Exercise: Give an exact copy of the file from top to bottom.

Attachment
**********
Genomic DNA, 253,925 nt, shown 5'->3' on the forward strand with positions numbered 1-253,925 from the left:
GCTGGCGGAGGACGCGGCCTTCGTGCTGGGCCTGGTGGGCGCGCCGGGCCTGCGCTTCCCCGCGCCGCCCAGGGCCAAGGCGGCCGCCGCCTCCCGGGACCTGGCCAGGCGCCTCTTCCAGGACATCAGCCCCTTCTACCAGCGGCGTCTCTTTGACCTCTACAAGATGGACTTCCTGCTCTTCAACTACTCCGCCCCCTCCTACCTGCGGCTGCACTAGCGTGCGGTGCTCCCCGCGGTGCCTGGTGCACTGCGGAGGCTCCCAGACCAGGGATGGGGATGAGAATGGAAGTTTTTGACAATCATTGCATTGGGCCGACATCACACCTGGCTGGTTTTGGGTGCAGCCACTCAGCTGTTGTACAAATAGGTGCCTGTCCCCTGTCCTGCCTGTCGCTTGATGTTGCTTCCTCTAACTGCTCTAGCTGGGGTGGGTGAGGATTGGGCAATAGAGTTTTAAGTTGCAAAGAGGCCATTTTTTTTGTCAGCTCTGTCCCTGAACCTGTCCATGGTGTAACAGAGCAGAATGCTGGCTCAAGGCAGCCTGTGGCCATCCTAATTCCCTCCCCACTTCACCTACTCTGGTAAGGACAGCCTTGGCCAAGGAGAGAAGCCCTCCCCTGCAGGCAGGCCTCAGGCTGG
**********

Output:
Genomic DNA, 253,925 nt, shown 5'->3' on the forward strand with positions numbered 1-253,925 from the left:
GCTGGCGGAGGACGCGGCCTTCGTGCTGGGCCTGGTGGGCGCGCCGGGCCTGCGCTTCCCCGCGCCGCCCAGGGCCAAGGCGGCCGCCGCCTCCCGGGACCTGGCCAGGCGCCTCTTCCAGGACATCAGCCCCTTCTACCAGCGGCGTCTCTTTGACCTCTACAAGATGGACTTCCTGCTCTTCAACTACTCCGCCCCCTCCTACCTGCGGCTGCACTAGCGTGCGGTGCTCCCCGCGGTGCCTGGTGCACTGCGGAGGCTCCCAGACCAGGGATGGGGATGAGAATGGAAGTTTTTGACAATCATTGCATTGGGCCGACATCACACCTGGCTGGTTTTGGGTGCAGCCACTCAGCTGTTGTACAAATAGGTGCCTGTCCCCTGTCCTGCCTGTCGCTTGATGTTGCTTCCTCTAACTGCTCTAGCTGGGGTGGGTGAGGATTGGGCAATAGAGTTTTAAGTTGCAAAGAGGCCATTTTTTTTGTCAGCTCTGTCCCTGAACCTGTCCATGGTGTAACAGAGCAGAATGCTGGCTCAAGGCAGCCTGTGGCCATCCTAATTCCCTCCCCACTTCACCTACTCTGGTAAGGACAGCCTTGGCCAAGGAGAGAAGCCCTCCCCTGCAGGCAGGCCTCAGGCTGG